Butane-powered soldering irons are distinct from the small butane torches with open flames; these may be billed as “for soldering’, but only for heavy metal surfaces, not electronics. Also avoid soldering guns: these are too clumsy for use on modern small electronics, and they’ll likely overheat the board and components. Finally, avoid the new “cold heat” battery-powered irons; they’re a cute idea, but as discussed in the links below, the implementation leaves much to be desired.
The best places to get good pencil irons are specialty electronics supply shops, both in the real world and online. The pencil irons available at Radio Shack and home improvement stores are generally of poor quality. They tend to have broad tapers so they’re unsuited to delicate work, they become difficult to clean over time, and I’ve seen their tips shatter when cleaned too many times on a damp sponge even though this is standard practice. This isn’t to say that you can’t use one of these irons, just that it won’t last very long and it will be frustrating to use.
You can pay as little as about $9 for a decent pencil iron. Even with a good stand, you should be able to keep it under $20. Higher quality irons add fast-heating ceramic elements, burn-resistant cords, grounded wiring, antistatic construction, and various levels of temperature control. A high-quality iron will also be designed to be repaired, rather than replaced. There isn’t much that’s worthwhile between about $25 and nearly $100. You have to cross that gap before you start getting into the decent-quality temperature-controlled soldering stations. If you can’t afford to make the jump, my advice is to stick with regular pencil irons.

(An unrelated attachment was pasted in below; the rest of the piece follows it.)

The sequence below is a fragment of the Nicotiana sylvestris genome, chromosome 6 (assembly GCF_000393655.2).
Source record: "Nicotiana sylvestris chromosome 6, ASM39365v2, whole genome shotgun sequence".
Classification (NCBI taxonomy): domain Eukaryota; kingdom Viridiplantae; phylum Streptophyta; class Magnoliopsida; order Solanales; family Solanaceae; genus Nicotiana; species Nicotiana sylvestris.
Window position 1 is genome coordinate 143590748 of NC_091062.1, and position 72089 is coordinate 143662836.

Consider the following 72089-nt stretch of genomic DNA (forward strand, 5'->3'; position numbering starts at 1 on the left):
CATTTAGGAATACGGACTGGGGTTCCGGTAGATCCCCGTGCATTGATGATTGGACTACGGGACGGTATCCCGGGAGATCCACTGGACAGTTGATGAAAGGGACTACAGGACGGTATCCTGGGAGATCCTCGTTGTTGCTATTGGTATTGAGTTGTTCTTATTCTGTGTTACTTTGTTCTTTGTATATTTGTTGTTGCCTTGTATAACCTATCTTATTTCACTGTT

Standard pencil iron tips are either conical or chisel shaped. (Also called “needle” and “screwdriver” tips, respectively.) You can get them in various tapers and widths. I’m partial to chisel tips since they have more surface area for faster heating. Bigger is generally better, up to the point where the the tip is wider than the surfaces you’re trying to join. For instance, the pins on chips in DIP packages are about 0.05" wide, and the pads on the board are rarely bigger than 0.075" in diameter. If this is the smallest thing you solder, a chisel tip in this range would work well. My inclination would be to stay toward the lower end of that range, to be able to solder the occasional smaller part. The bigger the tip, the more likely you will create solder bridges between pins. Don’t neglect the possibility of having several tip sizes on hand, to tackle different jobs.